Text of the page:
Sassafras albidum


Common Names: Sassafras, white sassafras, red sassafras, silky sassafras
Category: Trees
Sub-category: Sassafras


The smell of sassafras oil is said to make an excellent repellent for mosquitoes and other insects. It is a medium-sized deciduous tree growing to 15 to 20 m tall, with a trunk up to 60 cm diameter, and a crown with many slender branches. The bark on trunk of mature trees is thick, dark red-brown, and deeply furrowed. The branching is sympodial. The shoots are bright yellow green at first with mucilaginous bark, turning reddish brown, and in two or three years begin to show shallow fissures. The leaves are alternate, green to yellow-green, ovate or obovate, 10 to 16 cm long and 5 to 10 cm broad with a short, slender, slightly grooved petiole. They come in three different shapes, all of which can be on the same branch; three-lobed leaves, unlobed elliptical leaves, and two-lobed leaves; rarely, there can be more than three lobes. In fall, they turn to shades of yellow, tinged with red. The flowers are produced in loose, drooping, few-flowered racemes up to 5 cm long in early spring shortly before the leaves appear; they are yellow to greenish-yellow, with five or six tepals. The fruit is a dark blue-black drupe 1 cm long containing a single seed, borne on a red fleshy club-shaped pedicel 2 cm long; it is ripe in late summer, with the seeds dispersed by birds.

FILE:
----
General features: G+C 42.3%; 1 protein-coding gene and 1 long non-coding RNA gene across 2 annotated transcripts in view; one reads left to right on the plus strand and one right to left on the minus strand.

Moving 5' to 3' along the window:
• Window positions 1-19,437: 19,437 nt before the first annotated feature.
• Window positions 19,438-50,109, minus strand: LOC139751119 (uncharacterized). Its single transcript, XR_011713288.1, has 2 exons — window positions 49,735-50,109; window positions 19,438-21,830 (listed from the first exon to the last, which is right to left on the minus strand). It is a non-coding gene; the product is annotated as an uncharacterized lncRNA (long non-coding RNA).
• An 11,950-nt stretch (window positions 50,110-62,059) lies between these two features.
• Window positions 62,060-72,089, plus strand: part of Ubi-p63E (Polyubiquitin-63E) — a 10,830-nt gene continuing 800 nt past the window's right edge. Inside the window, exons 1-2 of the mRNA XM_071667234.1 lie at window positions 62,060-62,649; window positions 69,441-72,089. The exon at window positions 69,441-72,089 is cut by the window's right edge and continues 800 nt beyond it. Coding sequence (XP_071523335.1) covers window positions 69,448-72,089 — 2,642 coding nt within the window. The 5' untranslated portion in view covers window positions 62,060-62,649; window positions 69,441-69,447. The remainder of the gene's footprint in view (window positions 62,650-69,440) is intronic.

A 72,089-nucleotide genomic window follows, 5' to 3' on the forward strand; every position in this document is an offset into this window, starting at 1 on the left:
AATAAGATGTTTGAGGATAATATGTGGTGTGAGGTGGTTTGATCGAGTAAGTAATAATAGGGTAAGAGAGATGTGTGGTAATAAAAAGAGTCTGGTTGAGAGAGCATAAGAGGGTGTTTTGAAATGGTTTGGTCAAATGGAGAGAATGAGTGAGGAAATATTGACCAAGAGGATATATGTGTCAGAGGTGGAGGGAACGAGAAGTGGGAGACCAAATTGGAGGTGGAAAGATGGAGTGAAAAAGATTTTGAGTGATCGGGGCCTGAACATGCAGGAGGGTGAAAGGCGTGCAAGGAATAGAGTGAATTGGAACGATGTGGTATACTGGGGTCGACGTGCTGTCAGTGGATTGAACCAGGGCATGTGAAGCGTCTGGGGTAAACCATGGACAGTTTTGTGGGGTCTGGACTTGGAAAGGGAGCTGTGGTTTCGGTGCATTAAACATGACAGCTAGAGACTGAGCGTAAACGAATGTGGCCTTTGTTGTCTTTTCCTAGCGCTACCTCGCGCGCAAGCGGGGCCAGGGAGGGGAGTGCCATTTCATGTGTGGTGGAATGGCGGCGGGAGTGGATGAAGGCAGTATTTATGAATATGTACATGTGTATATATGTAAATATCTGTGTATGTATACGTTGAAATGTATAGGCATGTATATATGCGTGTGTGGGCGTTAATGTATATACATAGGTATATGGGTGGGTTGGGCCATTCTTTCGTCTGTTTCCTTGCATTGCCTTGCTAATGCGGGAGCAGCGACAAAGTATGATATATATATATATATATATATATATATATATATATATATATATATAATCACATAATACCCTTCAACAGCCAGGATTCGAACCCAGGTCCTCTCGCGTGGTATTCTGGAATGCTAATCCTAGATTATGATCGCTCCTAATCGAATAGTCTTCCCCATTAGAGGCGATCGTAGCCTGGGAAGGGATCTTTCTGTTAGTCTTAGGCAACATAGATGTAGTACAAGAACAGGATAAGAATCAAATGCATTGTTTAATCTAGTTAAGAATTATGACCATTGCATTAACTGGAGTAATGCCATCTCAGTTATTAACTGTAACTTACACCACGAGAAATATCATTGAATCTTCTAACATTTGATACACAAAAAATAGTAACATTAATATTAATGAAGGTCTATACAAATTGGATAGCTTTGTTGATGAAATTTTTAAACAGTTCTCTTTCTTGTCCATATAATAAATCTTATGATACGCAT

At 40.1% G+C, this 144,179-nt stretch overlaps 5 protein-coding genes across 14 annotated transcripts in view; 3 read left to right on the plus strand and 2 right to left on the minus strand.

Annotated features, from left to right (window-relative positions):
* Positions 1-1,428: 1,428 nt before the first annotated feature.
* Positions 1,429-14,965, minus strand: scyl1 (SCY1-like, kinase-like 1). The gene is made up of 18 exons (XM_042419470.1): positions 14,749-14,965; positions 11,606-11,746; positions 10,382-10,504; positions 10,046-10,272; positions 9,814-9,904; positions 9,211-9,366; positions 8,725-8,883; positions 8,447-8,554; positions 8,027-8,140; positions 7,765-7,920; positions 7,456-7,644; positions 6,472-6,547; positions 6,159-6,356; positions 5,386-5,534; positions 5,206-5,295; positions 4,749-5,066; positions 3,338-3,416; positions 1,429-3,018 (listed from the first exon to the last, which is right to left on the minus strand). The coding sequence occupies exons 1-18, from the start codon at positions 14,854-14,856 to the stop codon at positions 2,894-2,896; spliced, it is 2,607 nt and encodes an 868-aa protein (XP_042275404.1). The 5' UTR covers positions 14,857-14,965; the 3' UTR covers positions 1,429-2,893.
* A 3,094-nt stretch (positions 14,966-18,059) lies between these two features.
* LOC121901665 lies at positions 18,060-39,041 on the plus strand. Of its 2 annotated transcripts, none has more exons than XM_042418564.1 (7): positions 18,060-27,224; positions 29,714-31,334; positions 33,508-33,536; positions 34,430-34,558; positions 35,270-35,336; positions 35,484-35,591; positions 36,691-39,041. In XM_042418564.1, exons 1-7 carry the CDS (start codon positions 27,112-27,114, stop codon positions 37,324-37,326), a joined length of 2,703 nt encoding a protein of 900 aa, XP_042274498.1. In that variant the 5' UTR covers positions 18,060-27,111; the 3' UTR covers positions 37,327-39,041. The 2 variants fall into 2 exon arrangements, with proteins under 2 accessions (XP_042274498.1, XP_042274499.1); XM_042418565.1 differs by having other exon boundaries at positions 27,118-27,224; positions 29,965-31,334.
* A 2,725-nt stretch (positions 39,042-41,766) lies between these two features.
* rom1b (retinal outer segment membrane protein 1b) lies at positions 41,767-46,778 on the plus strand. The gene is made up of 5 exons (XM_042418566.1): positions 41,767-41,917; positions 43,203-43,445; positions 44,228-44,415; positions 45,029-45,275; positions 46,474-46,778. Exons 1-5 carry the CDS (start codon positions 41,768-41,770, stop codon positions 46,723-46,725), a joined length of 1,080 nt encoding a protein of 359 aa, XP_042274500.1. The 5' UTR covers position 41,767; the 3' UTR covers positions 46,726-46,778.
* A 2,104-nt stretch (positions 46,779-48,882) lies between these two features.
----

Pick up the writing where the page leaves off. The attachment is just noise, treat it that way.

Can be found just about anywhere in Connecticut, but especially in or near forests and roadsides.

Edible Notes: The root or root bark is used to make tea, although most commercial 'sassafras teas' are now artificially flavored as a result of the FDA ban on its primary ingredient Safrole which is now recognized by the United States Department of Agriculture as a potential carcinogen. Look for artificial sassafras flavoring as used in many root beer recipes.
Warnings: The plant contains safrole, which is considered a potential carcinogen by the USDA.
Sightings